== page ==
CHRIS: I 'm looking forward to seeing that sestina. There's something oddly obsessive about some writers' use of these forms. Yet they do provoke you, and sometimes they seem to offer themselves as right for the piece you want to make, or surprise you as they start to develop from the material, at which point you have to work out whether you keep working in that direction. I think playing with and developing forms is just what we do. I think you're right that it's what can make them live sometimes. I also have the notion that working with a form can have other useful effects. It can help anchor your effort in the material rather than in the self. It makes the text the thing. Because the forms are sort of public property, it can make the work somehow more out there too. And the form gives a sort of artificial stiffening to language, so that it resists you as you work with it. Imagine the different levels of stiffness you may get with clay, for instance, according to what you want to make with it. I assume you'd arrange its density, viscosity, cohesiveness and so on to suit your temperament and the kind of pot you want to make. maybe something like that happens with language. We forget the weight, thinginess of language when we use it every day speaking and sending emails. Poetry often restores that and going for a well-established form can do that.

My poem 'Builders of Bab-ilu', in an invented form that borrows from foreign and ancient ways of writing, treats words as if they're the bricks of the tower of Babel that have to be lifted into the sky by concerted human effort. It took me a long time to realise what shape the poem should be - I think this was one of those pieces that had itched in my mind for years - and odd as the form was when I found it, it was irresistible. I've written about it in an essay called 'Miller's Answer'. In the case of another formally odd poem, 'At Colonus', which hasn't appeared in a collection yet but was in Poetry Wales a while ago, I was bugged by a single, four-word sentence repeated from a short story by Dorothy Edwards so much that I built the whole piece out of it. I used only the letters in the short sentence so that the poem has a very limited range of sounds and a sense of effort and continual echo. It was right for the piece, I think, which resolves into the original sentence at the end.

Occasionally there's a sense of challenge, but more often it's an exploration, an effort to discover the shapes that have a feel of always having been there waiting for you to catch up, even though they weren't, and have the feel of being somehow inevitable and indestructible. I don't think it comes off all that often.

Poems

The Message
- no secrets which appeared to require concealment were revealed.
                - Anthony Storr, Solitude

She hid her notebooks underneath a board.
All her secret years were what she'd written
And the message - oh, the message was in code.

The Lonely Child, Creative, Bright, Ignored
Kept diaries according to the pattern
And hid her notebooks underneath a board.

Years later, experts come upon the hoard
- Keys to the great writer's motivation -
But the message, ah, the message is in code.

They clap their hands. So much to be explored
Deciphering the secret heart of a woman
Who hid her notebooks underneath a board.

And that unlocking lets light on what's stored -
Eventless commonplaces. An empty room. The burden
Is no message is the message in the code.

She knows the cipher's greater than the word.
What's on display's the fact that all is hidden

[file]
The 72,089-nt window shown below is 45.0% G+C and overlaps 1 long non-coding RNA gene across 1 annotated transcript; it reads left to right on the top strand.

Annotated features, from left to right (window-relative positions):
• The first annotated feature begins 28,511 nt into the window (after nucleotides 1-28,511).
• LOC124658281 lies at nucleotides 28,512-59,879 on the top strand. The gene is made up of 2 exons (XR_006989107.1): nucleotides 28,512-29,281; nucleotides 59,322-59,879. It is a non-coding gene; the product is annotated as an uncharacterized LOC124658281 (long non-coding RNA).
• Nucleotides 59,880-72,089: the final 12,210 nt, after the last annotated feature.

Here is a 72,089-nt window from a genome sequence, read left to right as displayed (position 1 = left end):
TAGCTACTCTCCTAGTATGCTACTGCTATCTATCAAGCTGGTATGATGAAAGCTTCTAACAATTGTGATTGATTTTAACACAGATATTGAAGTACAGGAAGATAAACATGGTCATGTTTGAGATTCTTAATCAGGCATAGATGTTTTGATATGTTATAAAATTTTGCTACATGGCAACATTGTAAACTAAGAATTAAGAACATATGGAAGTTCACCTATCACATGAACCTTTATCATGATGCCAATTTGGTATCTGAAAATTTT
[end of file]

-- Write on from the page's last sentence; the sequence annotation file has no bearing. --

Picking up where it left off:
So she hides her notebooks underneath a board
And the message is the message is in code.

My mother missed the beautiful and doomed

My mother missed the beautiful and doomed
by a few years.
Where Waugh, hot for some pious ormolu,
dreamed Brideshead
she swept carpets, cleaned grates.

Sepia expects a tear
but none comes. She holds
the yellowed postcard of the House
at arm's length, beyond her two dead children,
two atom bombs ago.

'It was like that film. You know. Rebecca.'
She smokes.
Echo of casual elegance in the wrist, the gesture,
masks slow scorching of the fuse.
The drag of air
accelerates a hundred small ignitions.
'The drive and all. They had a maze.'
Ash hardens into brightness
small flames eat the paper
worming back along tobacco galleries.
She frowns and jewels, salvers gleam the harder.
'Her Ladyship 'ould doll up to the nines
come dinner, like a filmstar.'
The mind drags air through fifty years of fading
burns off the filmdream, comes to other stuff,
makes it glow again.

Through half open doors
down perspectives of the glassy rooms
she hears them.
Iw. Mmn. Yiss. Tongues all twangs and daggers.
The Foreign Secretary stands in the hall
his collar of vermiculated astrakhan
flawed with sparkling rain.

She kneels by the scuttle with
an egg of coal in either hand.
His chauffeur in doublebreasted rig
loiters, one glove removed, ruffles her hair,
sets her neat white cap awry.
'Little Cinderella' he says.

She frowns to brighten memory's fuse,
looks down the maze of galleries where
her people cut the coal.
The hand had rained a blow or a flirtation,
the words half flattered her
and kept her down.

She glances sideways at the tight black boot,
the echo of the bentarmed cross.
Krupp's bombs rain now on undefended children
glimmer through smoking Barcelona.

Unwilled complicity can hurt so much.
She clutches at the deaths of millions.

'A skivvy all my life' she says
and strikes another match.




Links to other poems and information

Breaking Wood - Christopher Meredith reading his own poem on YouTube.
What flight meant - a poem of Chris's featured on Jo Preston's writing blog.
Christopher Meredith's website
Seren, Christopher Meredith's publisher
Christopher Meredith's page on the Contemporary Writers website
A Woollen Line - the blog of Pip Woolf, who is involved with Meredith in the Bog-Mawnog project.